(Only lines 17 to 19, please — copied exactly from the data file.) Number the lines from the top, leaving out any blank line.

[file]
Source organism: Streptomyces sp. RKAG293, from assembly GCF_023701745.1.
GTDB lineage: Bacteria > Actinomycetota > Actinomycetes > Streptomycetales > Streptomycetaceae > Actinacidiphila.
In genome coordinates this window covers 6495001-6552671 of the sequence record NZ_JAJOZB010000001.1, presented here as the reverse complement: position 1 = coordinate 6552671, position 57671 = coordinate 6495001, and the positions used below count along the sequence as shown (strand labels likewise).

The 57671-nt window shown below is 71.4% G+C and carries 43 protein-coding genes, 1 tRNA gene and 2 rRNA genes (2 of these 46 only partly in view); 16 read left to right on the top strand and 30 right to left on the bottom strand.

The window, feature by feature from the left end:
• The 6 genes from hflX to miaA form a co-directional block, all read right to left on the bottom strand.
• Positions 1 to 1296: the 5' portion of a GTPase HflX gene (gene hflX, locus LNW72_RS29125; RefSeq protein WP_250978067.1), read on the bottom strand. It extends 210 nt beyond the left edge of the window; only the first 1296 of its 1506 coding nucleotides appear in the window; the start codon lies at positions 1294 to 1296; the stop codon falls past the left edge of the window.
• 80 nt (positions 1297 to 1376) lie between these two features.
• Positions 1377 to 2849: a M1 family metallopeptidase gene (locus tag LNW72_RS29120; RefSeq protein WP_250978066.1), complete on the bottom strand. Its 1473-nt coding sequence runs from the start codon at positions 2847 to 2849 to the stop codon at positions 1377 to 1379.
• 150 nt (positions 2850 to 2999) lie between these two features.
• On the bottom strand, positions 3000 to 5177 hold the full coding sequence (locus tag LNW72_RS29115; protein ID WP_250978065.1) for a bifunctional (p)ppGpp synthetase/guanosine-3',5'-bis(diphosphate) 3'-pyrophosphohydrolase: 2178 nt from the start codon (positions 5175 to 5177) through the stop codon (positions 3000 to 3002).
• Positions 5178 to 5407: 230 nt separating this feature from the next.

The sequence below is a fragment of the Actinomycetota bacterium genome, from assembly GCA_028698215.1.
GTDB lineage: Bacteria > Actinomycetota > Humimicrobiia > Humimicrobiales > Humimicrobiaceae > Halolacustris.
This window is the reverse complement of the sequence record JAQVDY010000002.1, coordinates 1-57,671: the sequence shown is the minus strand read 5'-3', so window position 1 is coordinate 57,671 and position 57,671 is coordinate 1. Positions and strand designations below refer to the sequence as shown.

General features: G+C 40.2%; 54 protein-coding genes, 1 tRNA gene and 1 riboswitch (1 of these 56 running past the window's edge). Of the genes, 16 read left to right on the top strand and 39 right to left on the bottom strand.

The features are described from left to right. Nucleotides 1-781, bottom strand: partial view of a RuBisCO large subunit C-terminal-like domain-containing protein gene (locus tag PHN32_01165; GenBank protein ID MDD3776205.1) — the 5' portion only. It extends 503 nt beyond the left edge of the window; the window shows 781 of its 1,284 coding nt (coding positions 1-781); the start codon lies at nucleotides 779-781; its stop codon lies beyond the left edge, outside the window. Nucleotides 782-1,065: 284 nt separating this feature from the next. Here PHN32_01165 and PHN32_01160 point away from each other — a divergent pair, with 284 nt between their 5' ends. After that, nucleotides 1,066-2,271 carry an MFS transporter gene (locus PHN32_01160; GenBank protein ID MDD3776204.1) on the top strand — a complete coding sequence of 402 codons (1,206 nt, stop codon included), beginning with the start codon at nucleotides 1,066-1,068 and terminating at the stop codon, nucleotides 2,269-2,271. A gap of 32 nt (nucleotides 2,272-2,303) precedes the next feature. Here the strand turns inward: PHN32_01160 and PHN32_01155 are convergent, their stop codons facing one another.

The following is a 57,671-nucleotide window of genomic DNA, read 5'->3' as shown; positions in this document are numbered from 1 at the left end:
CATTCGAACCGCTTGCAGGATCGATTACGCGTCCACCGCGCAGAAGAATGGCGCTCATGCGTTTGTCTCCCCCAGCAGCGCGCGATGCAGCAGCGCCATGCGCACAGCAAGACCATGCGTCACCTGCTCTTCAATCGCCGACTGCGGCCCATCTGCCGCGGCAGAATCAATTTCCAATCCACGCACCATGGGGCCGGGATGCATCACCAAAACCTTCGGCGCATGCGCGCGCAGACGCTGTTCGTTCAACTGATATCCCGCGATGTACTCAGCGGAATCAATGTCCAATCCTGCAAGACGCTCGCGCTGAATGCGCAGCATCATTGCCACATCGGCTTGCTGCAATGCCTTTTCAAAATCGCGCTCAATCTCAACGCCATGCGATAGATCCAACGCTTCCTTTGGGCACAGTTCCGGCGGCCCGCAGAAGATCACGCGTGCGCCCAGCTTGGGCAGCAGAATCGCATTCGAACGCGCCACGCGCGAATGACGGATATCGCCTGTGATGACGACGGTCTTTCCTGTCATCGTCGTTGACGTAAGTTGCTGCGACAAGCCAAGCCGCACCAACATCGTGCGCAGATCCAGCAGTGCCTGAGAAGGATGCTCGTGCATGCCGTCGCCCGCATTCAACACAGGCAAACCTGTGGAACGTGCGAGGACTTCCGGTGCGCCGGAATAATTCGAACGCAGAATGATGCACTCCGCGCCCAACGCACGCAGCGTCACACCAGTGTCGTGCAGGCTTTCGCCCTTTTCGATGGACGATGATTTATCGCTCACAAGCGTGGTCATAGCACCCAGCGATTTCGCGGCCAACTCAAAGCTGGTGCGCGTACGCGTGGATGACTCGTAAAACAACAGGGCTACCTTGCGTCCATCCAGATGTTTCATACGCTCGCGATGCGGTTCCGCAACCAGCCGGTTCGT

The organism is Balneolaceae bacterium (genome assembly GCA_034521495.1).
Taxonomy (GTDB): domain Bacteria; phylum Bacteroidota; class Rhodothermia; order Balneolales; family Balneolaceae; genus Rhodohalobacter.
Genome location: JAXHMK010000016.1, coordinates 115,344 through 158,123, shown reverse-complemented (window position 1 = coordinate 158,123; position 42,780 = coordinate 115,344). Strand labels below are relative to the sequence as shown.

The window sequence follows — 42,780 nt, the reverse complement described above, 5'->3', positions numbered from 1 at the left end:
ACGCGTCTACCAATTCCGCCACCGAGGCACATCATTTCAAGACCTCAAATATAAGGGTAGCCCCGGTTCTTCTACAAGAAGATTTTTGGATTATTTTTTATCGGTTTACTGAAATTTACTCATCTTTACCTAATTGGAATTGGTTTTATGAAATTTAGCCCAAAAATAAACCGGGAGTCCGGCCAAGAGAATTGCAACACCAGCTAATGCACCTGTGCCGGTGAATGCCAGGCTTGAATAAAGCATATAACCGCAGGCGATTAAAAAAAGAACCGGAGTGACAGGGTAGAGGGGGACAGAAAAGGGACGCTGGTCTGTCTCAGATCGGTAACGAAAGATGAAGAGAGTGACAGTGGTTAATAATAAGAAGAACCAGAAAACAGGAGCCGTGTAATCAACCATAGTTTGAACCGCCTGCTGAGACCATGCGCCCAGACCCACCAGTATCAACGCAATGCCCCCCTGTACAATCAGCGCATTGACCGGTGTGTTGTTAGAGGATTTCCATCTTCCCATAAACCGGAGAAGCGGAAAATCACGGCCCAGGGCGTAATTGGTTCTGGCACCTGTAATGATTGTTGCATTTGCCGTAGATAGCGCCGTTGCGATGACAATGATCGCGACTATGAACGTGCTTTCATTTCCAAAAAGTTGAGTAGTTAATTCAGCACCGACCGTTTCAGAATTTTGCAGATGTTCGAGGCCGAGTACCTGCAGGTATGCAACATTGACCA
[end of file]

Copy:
The features are described from left to right. Nucleotides 1-781, bottom strand: partial view of a RuBisCO large subunit C-terminal-like domain-containing protein gene (locus tag PHN32_01165; GenBank protein ID MDD3776205.1) — the 5' portion only. It extends 503 nt beyond the left edge of the window; the window shows 781 of its 1,284 coding nt (coding positions 1-781); the start codon lies at nucleotides 779-781; its stop codon lies beyond the left edge, outside the window. Nucleotides 782-1,065: 284 nt separating this feature from the next. Here PHN32_01165 and PHN32_01160 point away from each other — a divergent pair, with 284 nt between their 5' ends. After that, nucleotides 1,066-2,271 carry an MFS transporter gene (locus PHN32_01160; GenBank protein ID MDD3776204.1) on the top strand — a complete coding sequence of 402 codons (1,206 nt, stop codon included), beginning with the start codon at nucleotides 1,066-1,068 and terminating at the stop codon, nucleotides 2,269-2,271. A gap of 32 nt (nucleotides 2,272-2,303) precedes the next feature. Here the strand turns inward: PHN32_01160 and PHN32_01155 are convergent, their stop codons facing one another.

The following is a 57,671-nucleotide window of genomic DNA, read 5'->3' as shown; positions in this document are numbered from 1 at the left end:
CATTCGAACCGCTTGCAGGATCGATTACGCGTCCACCGCGCAGAAGAATGGCGCTCATGCGTTTGTCTCCCCCAGCAGCGCGCGATGCAGCAGCGCCATGCGCACAGCAAGACCATGCGTCACCTGCTCTTCAATCGCCGACTGCGGCCCATCTGCCGCGGCAGAATCAATTTCCAATCCACGCACCATGGGGCCGGGATGCATCACCAAAACCTTCGGCGCATGCGCGCGCAGACGCTGTTCGTTCAACTGATATCCCGCGATGTACTCAGCGGAATCAATGTCCAATCCTGCAAGACGCTCGCGCTGAATGCGCAGCATCATTGCCACATCGGCTTGCTGCAATGCCTTTTCAAAATCGCGCTCAATCTCAACGCCATGCGATAGATCCAACGCTTCCTTTGGGCACAGTTCCGGCGGCCCGCAGAAGATCACGCGTGCGCCCAGCTTGGGCAGCAGAATCGCATTCGAACGCGCCACGCGCGAATGACGGATATCGCCTGTGATGACGACGGTCTTTCCTGTCATCGTCGTTGACGTAAGTTGCTGCGACAAGCCAAGCCGCACCAACATCGTGCGCAGATCCAGCAGTGCCTGAGAAGGATGCTCGTGCATGCCGTCGCCCGCATTCAACACAGGCAAACCTGTGGAACGTGCGAGGACTTCCGGTGCGCCGGAATAATTCGAACGCAGAATGATGCACTCCGCGCCCAACGCACGCAGCGTCACACCAGTGTCGTGCAGGCTTTCGCCCTTTTCGATGGACGATGATTTATCGCTCACAAGCGTGGTCATAGCACCCAGCGATTTCGCGGCCAACTCAAAGCTGGTGCGCGTACGCGTGGATGACTCGTAAAACAACAGGGCTACCTTGCGTCCATCCAGATGTTTCATACGCTCGCGATGCGGTTCCGCAACCAGCCGGTTCGT